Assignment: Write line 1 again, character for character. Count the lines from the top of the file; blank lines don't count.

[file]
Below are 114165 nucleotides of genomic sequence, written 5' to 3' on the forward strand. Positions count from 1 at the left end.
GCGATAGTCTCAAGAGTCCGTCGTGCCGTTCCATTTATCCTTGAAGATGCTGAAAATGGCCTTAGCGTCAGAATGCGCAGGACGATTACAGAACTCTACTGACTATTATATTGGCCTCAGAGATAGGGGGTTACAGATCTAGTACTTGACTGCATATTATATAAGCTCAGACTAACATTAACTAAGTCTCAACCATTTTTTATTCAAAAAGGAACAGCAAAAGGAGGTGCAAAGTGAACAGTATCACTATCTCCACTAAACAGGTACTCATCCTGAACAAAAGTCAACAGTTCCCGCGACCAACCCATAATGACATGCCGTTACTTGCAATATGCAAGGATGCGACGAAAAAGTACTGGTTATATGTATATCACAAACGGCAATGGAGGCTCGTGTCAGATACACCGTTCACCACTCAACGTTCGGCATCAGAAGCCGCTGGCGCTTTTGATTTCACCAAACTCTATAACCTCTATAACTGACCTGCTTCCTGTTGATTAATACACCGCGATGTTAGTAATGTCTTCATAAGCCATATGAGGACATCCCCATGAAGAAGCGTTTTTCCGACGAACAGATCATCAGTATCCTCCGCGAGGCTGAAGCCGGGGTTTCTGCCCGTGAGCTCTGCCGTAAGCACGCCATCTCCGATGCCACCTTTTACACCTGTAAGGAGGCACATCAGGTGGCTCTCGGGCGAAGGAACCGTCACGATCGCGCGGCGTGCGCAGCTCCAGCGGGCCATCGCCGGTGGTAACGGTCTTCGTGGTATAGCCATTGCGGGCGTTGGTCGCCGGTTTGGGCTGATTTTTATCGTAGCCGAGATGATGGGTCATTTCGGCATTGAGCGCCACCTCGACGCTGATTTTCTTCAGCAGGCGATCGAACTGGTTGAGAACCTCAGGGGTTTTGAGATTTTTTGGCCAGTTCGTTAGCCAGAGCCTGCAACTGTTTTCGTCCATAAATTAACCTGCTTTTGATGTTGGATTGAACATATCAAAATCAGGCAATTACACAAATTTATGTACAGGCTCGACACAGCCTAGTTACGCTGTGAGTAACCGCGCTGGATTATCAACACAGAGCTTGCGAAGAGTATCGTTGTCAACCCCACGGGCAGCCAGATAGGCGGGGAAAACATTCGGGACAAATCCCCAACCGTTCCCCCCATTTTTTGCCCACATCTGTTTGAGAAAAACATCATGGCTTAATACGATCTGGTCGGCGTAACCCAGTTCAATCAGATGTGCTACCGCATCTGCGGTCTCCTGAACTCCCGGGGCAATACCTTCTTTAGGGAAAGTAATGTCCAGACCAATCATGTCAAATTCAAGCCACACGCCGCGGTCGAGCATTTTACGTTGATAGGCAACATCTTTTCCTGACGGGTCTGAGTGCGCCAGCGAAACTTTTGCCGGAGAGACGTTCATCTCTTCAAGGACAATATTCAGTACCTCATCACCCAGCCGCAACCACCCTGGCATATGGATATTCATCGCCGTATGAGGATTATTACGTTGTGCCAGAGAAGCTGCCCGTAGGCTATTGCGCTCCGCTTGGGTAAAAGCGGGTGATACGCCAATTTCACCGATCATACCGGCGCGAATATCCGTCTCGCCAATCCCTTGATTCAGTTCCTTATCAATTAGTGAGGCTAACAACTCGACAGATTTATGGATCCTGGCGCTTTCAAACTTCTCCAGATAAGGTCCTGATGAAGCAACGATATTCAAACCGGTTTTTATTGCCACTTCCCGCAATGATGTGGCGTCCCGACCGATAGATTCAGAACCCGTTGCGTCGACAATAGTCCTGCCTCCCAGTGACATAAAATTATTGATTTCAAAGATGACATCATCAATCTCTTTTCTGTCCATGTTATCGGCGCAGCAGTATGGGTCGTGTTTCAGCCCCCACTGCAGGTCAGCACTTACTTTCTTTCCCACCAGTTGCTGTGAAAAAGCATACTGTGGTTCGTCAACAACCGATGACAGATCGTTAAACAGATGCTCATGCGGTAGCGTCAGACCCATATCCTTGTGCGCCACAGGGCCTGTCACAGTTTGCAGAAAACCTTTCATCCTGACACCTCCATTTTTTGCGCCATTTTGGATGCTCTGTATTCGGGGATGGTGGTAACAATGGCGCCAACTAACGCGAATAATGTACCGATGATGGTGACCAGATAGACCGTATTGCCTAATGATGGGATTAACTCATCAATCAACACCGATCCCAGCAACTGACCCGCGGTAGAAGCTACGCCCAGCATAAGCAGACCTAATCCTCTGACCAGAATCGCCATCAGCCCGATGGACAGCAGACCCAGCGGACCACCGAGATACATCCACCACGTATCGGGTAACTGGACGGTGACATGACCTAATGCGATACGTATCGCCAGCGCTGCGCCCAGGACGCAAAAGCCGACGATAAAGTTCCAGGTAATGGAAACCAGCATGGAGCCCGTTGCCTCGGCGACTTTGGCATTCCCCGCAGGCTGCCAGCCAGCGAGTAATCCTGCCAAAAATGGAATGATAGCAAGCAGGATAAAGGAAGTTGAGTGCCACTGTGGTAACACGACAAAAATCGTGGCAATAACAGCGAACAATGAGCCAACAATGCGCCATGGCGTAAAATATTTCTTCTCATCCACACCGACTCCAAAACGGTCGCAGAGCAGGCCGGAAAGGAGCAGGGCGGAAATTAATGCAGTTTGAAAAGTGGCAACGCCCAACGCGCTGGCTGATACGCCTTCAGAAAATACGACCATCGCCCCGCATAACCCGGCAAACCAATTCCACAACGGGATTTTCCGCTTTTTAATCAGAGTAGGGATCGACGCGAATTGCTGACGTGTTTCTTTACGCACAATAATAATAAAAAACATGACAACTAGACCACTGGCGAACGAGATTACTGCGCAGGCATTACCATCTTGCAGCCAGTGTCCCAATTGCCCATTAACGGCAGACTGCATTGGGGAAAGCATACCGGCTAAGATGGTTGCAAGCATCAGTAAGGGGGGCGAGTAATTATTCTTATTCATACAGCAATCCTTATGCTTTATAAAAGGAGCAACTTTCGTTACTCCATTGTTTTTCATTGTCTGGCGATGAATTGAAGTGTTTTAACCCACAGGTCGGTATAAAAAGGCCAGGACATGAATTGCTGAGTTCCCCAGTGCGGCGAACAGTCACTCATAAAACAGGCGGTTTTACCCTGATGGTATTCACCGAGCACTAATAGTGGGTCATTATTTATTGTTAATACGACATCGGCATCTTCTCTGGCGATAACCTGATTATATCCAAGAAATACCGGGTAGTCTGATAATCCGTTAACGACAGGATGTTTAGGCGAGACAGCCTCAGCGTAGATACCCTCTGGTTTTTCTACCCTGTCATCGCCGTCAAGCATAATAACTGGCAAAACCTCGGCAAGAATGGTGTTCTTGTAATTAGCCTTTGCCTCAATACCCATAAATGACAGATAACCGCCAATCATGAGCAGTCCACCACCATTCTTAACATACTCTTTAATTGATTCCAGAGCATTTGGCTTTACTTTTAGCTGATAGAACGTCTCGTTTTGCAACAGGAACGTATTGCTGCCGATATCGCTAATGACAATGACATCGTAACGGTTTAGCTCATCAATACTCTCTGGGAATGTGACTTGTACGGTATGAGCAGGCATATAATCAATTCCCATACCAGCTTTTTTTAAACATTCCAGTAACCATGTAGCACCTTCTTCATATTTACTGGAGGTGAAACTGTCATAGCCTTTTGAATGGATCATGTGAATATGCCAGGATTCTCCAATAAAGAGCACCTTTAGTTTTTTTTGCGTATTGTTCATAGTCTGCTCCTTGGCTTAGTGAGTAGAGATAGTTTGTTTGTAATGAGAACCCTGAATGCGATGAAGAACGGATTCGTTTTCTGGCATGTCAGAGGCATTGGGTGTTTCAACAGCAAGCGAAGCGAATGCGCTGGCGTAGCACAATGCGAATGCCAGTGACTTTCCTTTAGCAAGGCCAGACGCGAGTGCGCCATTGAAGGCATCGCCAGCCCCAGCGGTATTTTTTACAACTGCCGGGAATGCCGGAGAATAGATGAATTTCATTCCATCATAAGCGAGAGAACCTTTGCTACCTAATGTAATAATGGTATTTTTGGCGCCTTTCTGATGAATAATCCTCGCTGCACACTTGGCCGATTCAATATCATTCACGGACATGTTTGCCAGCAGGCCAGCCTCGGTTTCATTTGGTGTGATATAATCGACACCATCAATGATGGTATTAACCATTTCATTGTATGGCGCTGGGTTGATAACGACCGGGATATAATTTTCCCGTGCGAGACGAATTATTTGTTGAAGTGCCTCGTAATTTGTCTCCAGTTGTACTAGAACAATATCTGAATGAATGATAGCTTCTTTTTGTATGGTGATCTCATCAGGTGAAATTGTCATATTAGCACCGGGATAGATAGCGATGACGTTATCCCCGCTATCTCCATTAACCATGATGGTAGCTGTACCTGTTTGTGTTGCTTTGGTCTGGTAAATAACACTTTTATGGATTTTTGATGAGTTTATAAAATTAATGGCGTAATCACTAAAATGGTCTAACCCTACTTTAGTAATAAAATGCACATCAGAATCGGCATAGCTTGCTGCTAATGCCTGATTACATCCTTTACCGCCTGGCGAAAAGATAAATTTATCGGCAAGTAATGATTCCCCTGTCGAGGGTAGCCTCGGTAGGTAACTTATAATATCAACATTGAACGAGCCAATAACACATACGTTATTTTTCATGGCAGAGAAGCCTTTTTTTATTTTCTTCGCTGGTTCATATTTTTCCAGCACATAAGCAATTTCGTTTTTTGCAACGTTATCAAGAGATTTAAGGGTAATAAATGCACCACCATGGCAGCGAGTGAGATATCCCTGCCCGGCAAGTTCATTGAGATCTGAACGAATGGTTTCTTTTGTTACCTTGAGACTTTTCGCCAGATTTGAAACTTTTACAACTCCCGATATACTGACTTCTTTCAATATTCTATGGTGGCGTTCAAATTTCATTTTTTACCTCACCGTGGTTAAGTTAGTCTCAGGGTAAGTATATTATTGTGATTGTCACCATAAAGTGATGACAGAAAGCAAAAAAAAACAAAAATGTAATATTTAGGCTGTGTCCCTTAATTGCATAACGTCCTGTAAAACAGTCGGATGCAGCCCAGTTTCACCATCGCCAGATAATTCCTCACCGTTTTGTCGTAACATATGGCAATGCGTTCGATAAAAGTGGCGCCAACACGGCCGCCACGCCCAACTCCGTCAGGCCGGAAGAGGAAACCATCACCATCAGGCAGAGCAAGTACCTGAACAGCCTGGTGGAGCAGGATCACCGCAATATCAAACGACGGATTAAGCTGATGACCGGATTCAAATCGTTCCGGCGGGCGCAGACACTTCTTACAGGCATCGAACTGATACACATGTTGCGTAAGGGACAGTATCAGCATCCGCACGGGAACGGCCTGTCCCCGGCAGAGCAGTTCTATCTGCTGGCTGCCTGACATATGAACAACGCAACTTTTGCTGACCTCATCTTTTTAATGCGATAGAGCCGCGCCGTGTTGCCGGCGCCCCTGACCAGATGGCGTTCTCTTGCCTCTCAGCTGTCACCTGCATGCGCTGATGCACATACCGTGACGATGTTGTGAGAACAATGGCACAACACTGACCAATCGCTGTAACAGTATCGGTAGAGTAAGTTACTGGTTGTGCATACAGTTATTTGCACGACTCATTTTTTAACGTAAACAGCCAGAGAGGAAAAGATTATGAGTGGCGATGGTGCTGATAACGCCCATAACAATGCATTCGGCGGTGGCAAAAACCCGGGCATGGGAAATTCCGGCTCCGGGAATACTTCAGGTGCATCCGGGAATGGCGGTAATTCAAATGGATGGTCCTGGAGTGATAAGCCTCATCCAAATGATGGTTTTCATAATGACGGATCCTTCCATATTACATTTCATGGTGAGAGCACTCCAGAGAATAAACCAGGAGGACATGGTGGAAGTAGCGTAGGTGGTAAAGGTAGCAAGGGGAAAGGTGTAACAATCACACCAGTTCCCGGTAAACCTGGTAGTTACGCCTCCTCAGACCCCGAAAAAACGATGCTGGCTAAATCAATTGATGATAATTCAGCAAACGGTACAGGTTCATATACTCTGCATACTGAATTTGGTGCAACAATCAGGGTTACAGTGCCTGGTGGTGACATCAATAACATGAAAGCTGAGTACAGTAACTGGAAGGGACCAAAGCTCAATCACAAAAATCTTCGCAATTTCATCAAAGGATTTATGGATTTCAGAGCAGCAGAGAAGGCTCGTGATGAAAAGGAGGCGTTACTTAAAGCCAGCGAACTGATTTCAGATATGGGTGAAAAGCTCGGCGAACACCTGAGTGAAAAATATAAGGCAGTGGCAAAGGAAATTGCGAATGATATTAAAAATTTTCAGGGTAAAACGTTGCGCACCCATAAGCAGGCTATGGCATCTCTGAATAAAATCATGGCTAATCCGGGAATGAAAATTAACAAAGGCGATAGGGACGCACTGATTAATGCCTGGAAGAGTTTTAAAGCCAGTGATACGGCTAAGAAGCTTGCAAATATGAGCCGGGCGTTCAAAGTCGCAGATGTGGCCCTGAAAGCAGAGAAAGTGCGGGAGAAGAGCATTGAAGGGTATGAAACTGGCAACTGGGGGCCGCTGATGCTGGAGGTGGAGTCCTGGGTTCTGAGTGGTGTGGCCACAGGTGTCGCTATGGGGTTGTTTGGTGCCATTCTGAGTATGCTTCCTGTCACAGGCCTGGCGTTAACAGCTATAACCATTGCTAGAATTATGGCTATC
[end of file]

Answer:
Below are 114165 nucleotides of genomic sequence, written 5' to 3' on the forward strand. Positions count from 1 at the left end.